Maiya Chard-Yaron joined the Texas Hillel team in Austin as Executive Director in 2017. She works closely with students, staff, and the broader community to advance Hillel’s work on campus and to inspire every Jewish student to create an enduring commitment to Jewish life, learning, and Israel. Previously, Maiya spent five years with Maryland Hillel as Assistant Director and Director of Educational Engagement and also served as Program Director at Hillel at Davis and Sacramento. She competed for the Israeli national softball team from 2003-2013, traveling to six different countries representing Israel on the diamond. Maiya has been an educator at both Camp Alonim and Camp Ramah and has been a part of leading over 15 educational student trips in Israel, Poland, and throughout the US. Maiya holds a Master’s degree in Experiential Jewish Education from The Jewish Theological Seminary of America.

 Ilana Gleicher-Bloom is the founding Vision Director of Mensch Academy at Mishkan Chicago. She spent a year learning Torah at Midreshet Lindenbaum in Jerusalem, before starting at Brandeis University, where she graduated with a BA in both Near Eastern and Judaic Studies and English and American Literature. Ilana spent three more years living and studying in Jerusalem, where she was a Pardes Fellow at the Pardes Institute, and a member of the inaugural cohort of the Melamdim Teacher Education Program at the Shalom Hartman Institute and Tel Aviv University. Before launching Mensch Academy, Ilana taught Talmud and Tanakh at Rochelle Zell Jewish High School in Deerfield, IL, and at the Heschel High School in New York City. She also taught Judaic Studies at the Alexander Muss High School in Israel, Tichon Ramah Yerushalayim, and the Beit Midrash Program at Camp Ramah in Wisconsin.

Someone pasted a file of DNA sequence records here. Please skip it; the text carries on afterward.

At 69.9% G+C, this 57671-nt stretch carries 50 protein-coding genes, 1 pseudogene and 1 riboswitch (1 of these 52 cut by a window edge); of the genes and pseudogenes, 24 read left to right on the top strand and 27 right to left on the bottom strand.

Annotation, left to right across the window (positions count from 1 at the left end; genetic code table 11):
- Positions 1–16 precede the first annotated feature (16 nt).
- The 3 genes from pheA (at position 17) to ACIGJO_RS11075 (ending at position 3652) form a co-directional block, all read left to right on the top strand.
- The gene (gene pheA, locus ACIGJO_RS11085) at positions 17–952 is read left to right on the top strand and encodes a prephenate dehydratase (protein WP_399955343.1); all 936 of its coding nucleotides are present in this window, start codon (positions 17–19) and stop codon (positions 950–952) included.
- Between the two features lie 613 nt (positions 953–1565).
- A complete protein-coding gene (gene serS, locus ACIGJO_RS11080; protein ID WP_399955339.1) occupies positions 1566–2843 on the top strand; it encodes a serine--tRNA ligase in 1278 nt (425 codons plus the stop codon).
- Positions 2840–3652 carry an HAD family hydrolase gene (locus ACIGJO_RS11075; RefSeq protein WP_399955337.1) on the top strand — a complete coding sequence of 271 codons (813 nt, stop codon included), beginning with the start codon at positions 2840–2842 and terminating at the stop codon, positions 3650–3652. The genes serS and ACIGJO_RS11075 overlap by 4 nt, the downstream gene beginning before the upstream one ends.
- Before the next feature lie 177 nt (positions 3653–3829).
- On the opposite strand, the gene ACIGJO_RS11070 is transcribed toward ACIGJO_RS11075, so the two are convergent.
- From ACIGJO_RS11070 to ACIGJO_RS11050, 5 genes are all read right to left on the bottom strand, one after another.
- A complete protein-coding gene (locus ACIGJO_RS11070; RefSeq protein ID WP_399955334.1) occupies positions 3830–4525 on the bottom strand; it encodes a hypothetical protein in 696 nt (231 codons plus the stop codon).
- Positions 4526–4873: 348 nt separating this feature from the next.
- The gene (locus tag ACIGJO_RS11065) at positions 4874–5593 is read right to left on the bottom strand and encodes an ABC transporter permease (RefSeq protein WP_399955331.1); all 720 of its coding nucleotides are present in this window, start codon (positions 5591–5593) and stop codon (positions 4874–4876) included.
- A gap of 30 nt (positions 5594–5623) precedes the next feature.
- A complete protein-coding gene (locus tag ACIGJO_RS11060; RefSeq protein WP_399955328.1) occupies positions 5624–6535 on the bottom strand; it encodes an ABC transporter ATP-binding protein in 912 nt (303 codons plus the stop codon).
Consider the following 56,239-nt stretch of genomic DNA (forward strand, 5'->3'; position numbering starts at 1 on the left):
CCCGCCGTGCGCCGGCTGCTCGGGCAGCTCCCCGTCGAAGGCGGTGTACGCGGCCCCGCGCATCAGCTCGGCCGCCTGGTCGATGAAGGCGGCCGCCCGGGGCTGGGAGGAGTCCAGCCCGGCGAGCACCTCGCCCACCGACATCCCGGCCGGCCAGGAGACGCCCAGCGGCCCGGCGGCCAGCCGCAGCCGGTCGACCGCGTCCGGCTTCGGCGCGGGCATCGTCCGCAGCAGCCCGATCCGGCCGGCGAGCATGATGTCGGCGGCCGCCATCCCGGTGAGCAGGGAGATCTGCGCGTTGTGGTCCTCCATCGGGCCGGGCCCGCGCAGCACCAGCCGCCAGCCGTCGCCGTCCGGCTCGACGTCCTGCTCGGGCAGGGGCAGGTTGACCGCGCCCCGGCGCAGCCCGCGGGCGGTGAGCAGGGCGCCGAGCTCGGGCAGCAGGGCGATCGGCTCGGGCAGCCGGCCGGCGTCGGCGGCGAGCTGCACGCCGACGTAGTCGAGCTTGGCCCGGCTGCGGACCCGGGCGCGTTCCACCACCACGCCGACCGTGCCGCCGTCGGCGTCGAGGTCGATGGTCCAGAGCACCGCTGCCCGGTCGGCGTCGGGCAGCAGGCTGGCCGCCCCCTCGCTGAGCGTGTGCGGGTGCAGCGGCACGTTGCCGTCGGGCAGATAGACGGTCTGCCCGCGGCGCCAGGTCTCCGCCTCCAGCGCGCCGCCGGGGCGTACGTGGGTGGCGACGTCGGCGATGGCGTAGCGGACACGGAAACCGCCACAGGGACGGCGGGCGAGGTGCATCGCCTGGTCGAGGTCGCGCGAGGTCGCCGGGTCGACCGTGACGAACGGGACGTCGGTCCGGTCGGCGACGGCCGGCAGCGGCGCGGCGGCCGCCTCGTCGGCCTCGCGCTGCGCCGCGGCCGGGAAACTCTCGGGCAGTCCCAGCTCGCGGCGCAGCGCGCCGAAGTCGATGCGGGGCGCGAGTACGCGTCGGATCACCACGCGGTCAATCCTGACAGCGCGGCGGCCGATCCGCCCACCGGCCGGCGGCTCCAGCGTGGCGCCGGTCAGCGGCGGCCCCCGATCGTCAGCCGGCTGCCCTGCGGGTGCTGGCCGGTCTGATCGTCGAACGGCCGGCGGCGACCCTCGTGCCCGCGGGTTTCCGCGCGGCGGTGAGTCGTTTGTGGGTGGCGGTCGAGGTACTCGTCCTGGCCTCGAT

Oren Kaunfer is Madrich Ruchani (Spiritual Educator/Director of Jewish Life) at JCDS, Boston’s Jewish Community Day School. Drawing on a diverse background ranging from Camp Ramah to the Carlebach Shul to MTV, Oren is a fresh voice of Jewish spirit. He is particularly interested in creating innovative and engaging t’fillah, and fostering meaningful connections to the Jewish experience. At JCDS, he develops and executes all-school chagigot (holiday celebrations), oversees t’fillah for all grades K-8, works closely with the school-wide Pluralism Committee, and leads the Jewish Life Team. Oren aims to bring the essence of Jewish summer camp to the school environment. His creativity, energy, and spirit elevate and energize the community, and infuse JCDS with genuine ruach.

 Hannah Kearney is the Director of Havayah, The Teen Community at Temple Beth Elohim in Wellesley, MA. Throughout her eight years at TBE, she has served in a variety of roles in education and youth engagement, and currently works with the TBE Youth Team and Havayah Manhigut (teen leadership) to coordinate meaningful programming for the 8th-12th grade community. After high school, Hannah spent a year volunteering and studying in Jerusalem, Israel with the Bronfman Youth Fellowship, followed by her time at Brandeis University where she studied Studio Art and Sociology. In 2014, Hannah completed the Certificate in Jewish Education Specializing in Adolescents and Emerging Adults through Hebrew Union College-Jewish Institute of Religion. She is a visual artist specializing in painting, and one of her core passions is the confluence of Judaism and art.

 

The Covenant Foundation is a program of the Crown Family Philanthropies.

Jeff Kasowitz